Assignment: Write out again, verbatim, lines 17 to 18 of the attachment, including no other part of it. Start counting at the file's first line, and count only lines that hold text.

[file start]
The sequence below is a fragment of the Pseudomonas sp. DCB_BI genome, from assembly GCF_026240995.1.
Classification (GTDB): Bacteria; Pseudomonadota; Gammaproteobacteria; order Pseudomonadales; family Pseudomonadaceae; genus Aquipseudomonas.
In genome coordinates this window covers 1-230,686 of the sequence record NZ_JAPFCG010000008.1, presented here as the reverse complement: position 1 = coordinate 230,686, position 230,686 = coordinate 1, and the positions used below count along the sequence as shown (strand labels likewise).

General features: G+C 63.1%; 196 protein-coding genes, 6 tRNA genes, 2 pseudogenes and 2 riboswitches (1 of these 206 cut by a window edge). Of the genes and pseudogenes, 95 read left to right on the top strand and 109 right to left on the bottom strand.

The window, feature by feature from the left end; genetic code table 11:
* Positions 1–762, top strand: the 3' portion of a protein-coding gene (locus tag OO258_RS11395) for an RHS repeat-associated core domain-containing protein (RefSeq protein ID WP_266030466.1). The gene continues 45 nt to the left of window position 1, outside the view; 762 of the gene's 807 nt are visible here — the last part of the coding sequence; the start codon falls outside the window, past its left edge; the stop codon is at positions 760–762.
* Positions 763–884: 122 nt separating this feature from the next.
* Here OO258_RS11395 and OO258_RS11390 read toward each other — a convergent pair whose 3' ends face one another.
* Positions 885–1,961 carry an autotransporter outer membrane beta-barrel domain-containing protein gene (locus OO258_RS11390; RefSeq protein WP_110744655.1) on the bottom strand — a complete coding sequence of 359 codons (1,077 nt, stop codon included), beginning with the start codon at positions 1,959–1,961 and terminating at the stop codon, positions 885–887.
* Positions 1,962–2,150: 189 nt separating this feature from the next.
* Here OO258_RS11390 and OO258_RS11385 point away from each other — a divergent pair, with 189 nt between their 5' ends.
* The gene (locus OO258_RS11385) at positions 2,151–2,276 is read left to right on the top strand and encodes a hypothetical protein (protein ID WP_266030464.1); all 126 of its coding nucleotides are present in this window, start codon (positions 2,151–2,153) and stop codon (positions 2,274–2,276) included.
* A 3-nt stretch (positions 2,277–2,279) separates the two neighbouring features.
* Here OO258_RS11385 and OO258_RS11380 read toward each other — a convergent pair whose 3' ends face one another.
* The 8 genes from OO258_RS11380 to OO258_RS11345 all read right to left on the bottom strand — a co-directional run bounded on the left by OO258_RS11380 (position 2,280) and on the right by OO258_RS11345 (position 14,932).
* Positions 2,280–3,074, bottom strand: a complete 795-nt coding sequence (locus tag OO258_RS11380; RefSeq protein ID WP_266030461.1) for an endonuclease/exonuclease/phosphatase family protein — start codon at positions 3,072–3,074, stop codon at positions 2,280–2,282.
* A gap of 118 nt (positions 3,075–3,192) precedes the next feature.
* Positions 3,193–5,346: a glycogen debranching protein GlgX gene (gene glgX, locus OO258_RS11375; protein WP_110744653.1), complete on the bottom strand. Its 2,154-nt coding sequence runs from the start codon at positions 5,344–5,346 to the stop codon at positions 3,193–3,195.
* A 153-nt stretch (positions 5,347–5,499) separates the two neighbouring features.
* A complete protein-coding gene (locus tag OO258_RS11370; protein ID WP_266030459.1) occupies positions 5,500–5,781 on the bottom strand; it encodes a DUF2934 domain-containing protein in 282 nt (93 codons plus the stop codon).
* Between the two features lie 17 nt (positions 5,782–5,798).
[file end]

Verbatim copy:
* A gap of 118 nt (positions 3,075–3,192) precedes the next feature.
* Positions 3,193–5,346: a glycogen debranching protein GlgX gene (gene glgX, locus OO258_RS11375; protein WP_110744653.1), complete on the bottom strand. Its 2,154-nt coding sequence runs from the start codon at positions 5,344–5,346 to the stop codon at positions 3,193–3,195.